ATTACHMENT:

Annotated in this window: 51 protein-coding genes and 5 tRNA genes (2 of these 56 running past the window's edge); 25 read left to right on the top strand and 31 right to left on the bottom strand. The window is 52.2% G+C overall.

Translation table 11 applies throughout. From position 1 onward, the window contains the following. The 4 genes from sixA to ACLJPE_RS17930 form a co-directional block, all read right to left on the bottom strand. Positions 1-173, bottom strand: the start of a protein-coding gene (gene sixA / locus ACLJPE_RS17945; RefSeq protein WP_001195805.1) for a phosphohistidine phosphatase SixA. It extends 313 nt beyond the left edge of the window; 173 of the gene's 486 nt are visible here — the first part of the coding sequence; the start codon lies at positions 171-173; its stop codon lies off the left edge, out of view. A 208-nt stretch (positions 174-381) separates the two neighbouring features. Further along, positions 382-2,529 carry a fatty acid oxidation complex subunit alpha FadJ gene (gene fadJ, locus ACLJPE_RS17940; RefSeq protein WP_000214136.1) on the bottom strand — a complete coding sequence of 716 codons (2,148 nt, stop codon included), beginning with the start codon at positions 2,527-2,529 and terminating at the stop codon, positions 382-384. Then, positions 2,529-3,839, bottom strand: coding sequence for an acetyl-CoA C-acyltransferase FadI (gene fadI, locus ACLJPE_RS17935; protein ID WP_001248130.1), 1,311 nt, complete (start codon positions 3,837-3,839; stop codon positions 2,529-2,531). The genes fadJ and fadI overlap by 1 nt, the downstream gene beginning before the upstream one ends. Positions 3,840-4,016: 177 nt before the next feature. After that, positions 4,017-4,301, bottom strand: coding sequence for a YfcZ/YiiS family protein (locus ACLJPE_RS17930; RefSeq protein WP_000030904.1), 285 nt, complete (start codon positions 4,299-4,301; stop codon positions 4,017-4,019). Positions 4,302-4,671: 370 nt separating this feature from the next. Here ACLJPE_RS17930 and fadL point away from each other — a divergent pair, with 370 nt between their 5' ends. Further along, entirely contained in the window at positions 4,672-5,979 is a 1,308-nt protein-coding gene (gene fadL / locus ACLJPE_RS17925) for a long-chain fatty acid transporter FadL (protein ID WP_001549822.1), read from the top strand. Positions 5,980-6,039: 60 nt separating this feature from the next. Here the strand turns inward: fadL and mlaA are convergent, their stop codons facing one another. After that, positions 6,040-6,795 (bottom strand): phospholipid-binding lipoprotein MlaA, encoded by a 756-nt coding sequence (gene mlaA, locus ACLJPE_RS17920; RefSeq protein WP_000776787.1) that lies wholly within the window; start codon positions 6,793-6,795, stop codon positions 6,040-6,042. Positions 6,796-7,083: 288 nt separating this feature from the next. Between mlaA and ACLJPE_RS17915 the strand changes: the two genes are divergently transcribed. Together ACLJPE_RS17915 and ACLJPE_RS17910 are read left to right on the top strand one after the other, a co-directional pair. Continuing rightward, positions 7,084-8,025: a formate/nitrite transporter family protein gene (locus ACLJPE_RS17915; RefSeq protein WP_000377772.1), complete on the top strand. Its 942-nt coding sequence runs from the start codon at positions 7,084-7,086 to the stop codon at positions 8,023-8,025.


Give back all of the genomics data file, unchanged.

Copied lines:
Annotated in this window: 51 protein-coding genes and 5 tRNA genes (2 of these 56 running past the window's edge); 25 read left to right on the top strand and 31 right to left on the bottom strand. The window is 52.2% G+C overall.

Translation table 11 applies throughout. From position 1 onward, the window contains the following. The 4 genes from sixA to ACLJPE_RS17930 form a co-directional block, all read right to left on the bottom strand. Positions 1-173, bottom strand: the start of a protein-coding gene (gene sixA / locus ACLJPE_RS17945; RefSeq protein WP_001195805.1) for a phosphohistidine phosphatase SixA. It extends 313 nt beyond the left edge of the window; 173 of the gene's 486 nt are visible here — the first part of the coding sequence; the start codon lies at positions 171-173; its stop codon lies off the left edge, out of view. A 208-nt stretch (positions 174-381) separates the two neighbouring features. Further along, positions 382-2,529 carry a fatty acid oxidation complex subunit alpha FadJ gene (gene fadJ, locus ACLJPE_RS17940; RefSeq protein WP_000214136.1) on the bottom strand — a complete coding sequence of 716 codons (2,148 nt, stop codon included), beginning with the start codon at positions 2,527-2,529 and terminating at the stop codon, positions 382-384. Then, positions 2,529-3,839, bottom strand: coding sequence for an acetyl-CoA C-acyltransferase FadI (gene fadI, locus ACLJPE_RS17935; protein ID WP_001248130.1), 1,311 nt, complete (start codon positions 3,837-3,839; stop codon positions 2,529-2,531). The genes fadJ and fadI overlap by 1 nt, the downstream gene beginning before the upstream one ends. Positions 3,840-4,016: 177 nt before the next feature. After that, positions 4,017-4,301, bottom strand: coding sequence for a YfcZ/YiiS family protein (locus ACLJPE_RS17930; RefSeq protein WP_000030904.1), 285 nt, complete (start codon positions 4,299-4,301; stop codon positions 4,017-4,019). Positions 4,302-4,671: 370 nt separating this feature from the next. Here ACLJPE_RS17930 and fadL point away from each other — a divergent pair, with 370 nt between their 5' ends. Further along, entirely contained in the window at positions 4,672-5,979 is a 1,308-nt protein-coding gene (gene fadL / locus ACLJPE_RS17925) for a long-chain fatty acid transporter FadL (protein ID WP_001549822.1), read from the top strand. Positions 5,980-6,039: 60 nt separating this feature from the next. Here the strand turns inward: fadL and mlaA are convergent, their stop codons facing one another. After that, positions 6,040-6,795 (bottom strand): phospholipid-binding lipoprotein MlaA, encoded by a 756-nt coding sequence (gene mlaA, locus ACLJPE_RS17920; RefSeq protein WP_000776787.1) that lies wholly within the window; start codon positions 6,793-6,795, stop codon positions 6,040-6,042. Positions 6,796-7,083: 288 nt separating this feature from the next. Between mlaA and ACLJPE_RS17915 the strand changes: the two genes are divergently transcribed. Together ACLJPE_RS17915 and ACLJPE_RS17910 are read left to right on the top strand one after the other, a co-directional pair. Continuing rightward, positions 7,084-8,025: a formate/nitrite transporter family protein gene (locus ACLJPE_RS17915; RefSeq protein WP_000377772.1), complete on the top strand. Its 942-nt coding sequence runs from the start codon at positions 7,084-7,086 to the stop codon at positions 8,023-8,025.